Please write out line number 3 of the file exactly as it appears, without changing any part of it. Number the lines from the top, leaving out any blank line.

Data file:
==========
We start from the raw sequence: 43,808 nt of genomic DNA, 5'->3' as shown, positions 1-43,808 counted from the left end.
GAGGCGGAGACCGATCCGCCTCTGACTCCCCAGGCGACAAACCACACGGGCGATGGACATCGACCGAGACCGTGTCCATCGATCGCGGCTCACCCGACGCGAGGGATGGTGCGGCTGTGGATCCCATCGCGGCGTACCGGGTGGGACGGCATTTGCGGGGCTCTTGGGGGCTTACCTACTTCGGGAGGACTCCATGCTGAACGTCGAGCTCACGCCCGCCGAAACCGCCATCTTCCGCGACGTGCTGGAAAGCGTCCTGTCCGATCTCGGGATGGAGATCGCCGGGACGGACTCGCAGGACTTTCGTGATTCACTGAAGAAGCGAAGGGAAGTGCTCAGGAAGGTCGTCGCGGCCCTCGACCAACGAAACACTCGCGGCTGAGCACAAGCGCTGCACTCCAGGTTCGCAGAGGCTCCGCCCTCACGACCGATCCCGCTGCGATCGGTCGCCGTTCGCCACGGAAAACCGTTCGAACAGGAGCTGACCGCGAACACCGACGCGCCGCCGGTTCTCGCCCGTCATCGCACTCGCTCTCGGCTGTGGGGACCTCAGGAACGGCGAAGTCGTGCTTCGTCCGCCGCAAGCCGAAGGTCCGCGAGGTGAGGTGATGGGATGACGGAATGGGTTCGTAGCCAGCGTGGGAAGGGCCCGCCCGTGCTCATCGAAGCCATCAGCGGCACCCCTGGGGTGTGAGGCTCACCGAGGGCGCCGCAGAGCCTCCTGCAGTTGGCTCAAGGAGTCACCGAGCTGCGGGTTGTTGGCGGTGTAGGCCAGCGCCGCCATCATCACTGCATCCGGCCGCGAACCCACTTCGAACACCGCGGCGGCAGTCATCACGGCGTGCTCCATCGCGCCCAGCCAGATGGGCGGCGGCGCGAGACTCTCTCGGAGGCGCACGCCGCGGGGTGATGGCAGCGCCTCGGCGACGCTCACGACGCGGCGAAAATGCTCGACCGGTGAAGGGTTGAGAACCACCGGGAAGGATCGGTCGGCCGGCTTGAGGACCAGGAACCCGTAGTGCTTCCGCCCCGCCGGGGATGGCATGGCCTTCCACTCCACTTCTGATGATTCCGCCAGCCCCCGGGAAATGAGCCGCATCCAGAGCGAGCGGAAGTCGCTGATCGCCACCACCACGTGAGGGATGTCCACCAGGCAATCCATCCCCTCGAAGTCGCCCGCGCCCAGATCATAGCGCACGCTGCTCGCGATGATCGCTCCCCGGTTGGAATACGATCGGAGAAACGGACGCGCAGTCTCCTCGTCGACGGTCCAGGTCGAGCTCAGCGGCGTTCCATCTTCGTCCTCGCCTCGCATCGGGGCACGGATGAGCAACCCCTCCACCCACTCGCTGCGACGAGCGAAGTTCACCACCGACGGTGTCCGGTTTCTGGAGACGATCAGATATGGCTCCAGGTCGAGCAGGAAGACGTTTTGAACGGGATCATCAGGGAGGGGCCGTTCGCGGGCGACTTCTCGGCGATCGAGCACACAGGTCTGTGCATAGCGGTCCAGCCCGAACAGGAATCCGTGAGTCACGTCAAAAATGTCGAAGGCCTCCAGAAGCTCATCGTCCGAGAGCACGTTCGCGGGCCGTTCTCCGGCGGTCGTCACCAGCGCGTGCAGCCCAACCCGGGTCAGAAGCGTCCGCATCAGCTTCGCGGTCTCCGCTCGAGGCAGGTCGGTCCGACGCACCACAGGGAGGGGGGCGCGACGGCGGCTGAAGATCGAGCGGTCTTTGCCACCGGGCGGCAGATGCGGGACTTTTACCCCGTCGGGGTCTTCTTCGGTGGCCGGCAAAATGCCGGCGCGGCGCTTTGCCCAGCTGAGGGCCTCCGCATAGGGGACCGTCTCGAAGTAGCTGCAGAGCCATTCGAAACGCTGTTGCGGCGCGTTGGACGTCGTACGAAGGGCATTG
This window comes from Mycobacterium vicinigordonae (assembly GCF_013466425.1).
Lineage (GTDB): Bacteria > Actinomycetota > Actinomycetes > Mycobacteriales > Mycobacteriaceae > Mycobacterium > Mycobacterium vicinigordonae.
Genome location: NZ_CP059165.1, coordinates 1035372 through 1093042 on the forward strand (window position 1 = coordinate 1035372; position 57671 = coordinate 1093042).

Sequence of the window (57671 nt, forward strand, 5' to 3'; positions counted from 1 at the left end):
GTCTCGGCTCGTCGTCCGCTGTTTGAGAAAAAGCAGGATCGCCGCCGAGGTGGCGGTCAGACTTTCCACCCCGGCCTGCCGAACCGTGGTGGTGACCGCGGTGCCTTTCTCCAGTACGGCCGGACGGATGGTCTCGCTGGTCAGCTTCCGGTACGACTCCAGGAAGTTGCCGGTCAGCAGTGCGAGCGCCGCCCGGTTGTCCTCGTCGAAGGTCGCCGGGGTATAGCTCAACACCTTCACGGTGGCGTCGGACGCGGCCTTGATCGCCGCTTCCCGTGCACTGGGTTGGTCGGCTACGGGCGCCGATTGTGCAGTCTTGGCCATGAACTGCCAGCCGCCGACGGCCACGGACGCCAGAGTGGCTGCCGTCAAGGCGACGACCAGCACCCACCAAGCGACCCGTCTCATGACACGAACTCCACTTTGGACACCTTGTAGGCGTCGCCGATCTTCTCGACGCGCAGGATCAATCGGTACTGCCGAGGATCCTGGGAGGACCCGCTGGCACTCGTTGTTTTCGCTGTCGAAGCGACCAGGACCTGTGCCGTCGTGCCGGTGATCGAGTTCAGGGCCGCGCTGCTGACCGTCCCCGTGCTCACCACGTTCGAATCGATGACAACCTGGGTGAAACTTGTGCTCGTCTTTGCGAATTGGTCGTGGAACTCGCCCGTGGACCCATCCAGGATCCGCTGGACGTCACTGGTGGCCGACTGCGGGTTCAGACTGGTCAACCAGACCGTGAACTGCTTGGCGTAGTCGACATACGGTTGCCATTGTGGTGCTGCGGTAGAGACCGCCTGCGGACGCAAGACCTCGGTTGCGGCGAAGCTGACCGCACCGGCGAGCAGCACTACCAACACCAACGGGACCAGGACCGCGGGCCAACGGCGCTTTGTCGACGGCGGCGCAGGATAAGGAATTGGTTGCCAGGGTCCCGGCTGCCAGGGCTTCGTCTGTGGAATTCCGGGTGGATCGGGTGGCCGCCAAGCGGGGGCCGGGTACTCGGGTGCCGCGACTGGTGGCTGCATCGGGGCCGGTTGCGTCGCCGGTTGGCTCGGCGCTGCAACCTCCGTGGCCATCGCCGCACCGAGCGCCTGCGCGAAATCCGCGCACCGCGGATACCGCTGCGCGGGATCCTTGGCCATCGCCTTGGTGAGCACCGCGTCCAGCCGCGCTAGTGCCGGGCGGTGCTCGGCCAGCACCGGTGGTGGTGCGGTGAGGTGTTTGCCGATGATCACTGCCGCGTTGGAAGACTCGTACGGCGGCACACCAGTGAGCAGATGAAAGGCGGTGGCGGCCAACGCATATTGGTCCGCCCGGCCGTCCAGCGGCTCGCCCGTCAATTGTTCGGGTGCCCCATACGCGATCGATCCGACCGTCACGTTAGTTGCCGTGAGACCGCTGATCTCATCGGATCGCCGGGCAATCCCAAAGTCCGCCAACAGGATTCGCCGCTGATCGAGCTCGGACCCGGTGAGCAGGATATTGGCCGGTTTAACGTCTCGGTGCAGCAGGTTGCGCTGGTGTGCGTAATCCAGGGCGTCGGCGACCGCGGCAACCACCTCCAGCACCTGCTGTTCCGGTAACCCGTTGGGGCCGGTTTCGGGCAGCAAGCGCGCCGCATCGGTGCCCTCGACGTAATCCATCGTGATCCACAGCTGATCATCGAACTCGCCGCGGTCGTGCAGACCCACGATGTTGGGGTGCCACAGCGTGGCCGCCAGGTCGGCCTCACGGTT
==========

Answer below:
This window comes from Mycobacterium vicinigordonae (assembly GCF_013466425.1).